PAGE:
Friday, April 02, 2010

An under-appreciated point on the abuse of Roman Catholic priests

Michael Wolff makes an important point about the recent controversy about the Catholic Church and its handling of the recent scandals involving sexual and physical abuse committed by priests.
The issue in the Church’s almost decade-long sexual abuse scandal is less about priests and boys, and more substantially about its long, defining battle with secular authority.

That’s the message that comes through the clearest: The Church didn’t want to notify the police about the criminal activity of its priests and didn’t believe it had to. And, having enormous sway in US police departments—policing being, peculiarly, an Irish and, hence, Roman Catholic profession—and within governments in Europe, the Church was pretty much free to make that decision on its own.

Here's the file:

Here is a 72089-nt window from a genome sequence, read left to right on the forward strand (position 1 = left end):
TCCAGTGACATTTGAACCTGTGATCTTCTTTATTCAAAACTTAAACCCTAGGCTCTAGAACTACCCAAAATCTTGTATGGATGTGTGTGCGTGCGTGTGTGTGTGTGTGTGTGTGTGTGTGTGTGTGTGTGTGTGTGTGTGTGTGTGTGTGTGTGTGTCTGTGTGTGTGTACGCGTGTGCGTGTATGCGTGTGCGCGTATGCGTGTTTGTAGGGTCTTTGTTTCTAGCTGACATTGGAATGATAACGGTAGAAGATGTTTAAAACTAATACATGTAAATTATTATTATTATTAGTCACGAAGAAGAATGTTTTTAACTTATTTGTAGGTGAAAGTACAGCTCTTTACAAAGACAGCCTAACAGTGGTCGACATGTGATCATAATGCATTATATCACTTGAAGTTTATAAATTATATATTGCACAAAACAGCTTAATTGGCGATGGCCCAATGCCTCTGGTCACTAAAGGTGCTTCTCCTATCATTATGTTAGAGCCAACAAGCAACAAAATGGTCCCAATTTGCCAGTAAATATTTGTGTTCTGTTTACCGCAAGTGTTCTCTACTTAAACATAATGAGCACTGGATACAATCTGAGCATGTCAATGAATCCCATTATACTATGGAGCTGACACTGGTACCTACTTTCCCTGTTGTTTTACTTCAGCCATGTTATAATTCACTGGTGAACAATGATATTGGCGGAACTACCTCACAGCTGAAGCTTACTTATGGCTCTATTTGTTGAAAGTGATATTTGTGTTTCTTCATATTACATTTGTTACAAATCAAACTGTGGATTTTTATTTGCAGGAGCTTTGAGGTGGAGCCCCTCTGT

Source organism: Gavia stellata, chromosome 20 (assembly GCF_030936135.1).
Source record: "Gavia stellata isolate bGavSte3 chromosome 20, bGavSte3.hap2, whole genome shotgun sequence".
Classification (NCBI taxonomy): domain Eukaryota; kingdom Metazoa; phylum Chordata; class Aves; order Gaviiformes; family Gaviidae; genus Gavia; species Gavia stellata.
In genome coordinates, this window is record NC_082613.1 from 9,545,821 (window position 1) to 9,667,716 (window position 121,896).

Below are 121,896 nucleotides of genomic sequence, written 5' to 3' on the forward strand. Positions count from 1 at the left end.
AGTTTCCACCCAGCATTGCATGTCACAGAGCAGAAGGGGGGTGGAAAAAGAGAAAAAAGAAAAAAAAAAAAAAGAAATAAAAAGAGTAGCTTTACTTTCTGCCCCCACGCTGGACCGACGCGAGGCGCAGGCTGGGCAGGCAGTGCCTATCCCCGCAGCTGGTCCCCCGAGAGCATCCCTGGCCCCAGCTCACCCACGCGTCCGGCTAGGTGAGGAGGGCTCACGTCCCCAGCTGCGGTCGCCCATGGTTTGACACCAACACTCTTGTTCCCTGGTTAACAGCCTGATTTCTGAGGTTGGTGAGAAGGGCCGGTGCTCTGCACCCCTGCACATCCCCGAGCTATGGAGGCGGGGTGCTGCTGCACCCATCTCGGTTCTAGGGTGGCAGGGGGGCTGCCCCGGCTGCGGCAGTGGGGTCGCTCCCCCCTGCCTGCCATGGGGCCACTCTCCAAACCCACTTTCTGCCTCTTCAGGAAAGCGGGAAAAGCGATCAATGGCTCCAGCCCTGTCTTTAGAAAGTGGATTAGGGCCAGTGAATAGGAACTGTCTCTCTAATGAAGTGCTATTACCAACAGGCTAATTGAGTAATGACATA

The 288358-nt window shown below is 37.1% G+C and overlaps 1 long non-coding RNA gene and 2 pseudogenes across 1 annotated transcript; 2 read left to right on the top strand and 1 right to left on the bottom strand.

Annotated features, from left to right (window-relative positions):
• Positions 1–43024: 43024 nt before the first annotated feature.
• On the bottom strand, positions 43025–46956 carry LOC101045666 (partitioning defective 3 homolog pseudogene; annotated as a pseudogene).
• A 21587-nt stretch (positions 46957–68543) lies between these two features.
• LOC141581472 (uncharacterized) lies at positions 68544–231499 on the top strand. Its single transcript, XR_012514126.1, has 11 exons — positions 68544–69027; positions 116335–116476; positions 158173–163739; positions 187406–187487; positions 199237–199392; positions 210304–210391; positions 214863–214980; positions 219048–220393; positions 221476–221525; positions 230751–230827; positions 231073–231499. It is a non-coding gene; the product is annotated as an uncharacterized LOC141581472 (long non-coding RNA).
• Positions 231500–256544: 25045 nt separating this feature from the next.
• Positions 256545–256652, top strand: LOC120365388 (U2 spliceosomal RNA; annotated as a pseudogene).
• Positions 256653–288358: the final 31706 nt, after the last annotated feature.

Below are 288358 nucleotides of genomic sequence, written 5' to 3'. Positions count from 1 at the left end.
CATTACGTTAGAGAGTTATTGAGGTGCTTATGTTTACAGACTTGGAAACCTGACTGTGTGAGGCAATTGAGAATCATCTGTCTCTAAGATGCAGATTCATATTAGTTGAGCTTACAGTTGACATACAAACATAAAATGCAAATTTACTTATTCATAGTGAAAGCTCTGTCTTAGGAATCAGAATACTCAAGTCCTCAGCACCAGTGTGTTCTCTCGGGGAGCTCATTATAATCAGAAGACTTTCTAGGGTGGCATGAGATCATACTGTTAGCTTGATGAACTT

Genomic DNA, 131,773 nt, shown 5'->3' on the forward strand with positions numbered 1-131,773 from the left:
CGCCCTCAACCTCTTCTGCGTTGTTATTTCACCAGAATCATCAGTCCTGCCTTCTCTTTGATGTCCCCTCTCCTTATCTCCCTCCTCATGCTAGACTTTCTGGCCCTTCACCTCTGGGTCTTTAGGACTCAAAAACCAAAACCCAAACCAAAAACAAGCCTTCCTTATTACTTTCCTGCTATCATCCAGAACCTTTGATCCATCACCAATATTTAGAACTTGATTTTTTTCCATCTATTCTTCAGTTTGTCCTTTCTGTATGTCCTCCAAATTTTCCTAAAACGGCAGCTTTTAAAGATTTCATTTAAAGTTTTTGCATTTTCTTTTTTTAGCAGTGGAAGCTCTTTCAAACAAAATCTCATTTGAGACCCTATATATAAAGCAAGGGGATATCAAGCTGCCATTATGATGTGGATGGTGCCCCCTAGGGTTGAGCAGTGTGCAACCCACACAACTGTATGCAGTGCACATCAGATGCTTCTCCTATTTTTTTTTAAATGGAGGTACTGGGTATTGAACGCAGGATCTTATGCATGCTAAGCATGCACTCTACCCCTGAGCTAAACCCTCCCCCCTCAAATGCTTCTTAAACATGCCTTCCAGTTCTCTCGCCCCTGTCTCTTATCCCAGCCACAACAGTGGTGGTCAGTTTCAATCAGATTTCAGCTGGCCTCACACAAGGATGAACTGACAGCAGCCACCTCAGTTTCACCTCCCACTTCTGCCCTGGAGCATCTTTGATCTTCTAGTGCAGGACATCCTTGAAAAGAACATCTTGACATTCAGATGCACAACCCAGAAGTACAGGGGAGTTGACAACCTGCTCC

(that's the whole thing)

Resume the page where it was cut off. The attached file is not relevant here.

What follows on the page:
As many have pointed out, the Church is not the only institution that has had to face this problem. There have been abusive Boy Scout leaders and public school teachers. But in such cases, accusations have been turned over to the police, and failure to report allegations is itself a serious enough offence that (say) a school principal would be dismissed for ignoring them. The Church seems, uniquely, to regard itself outside the law in these matters.

h/t Andrew Sullivan.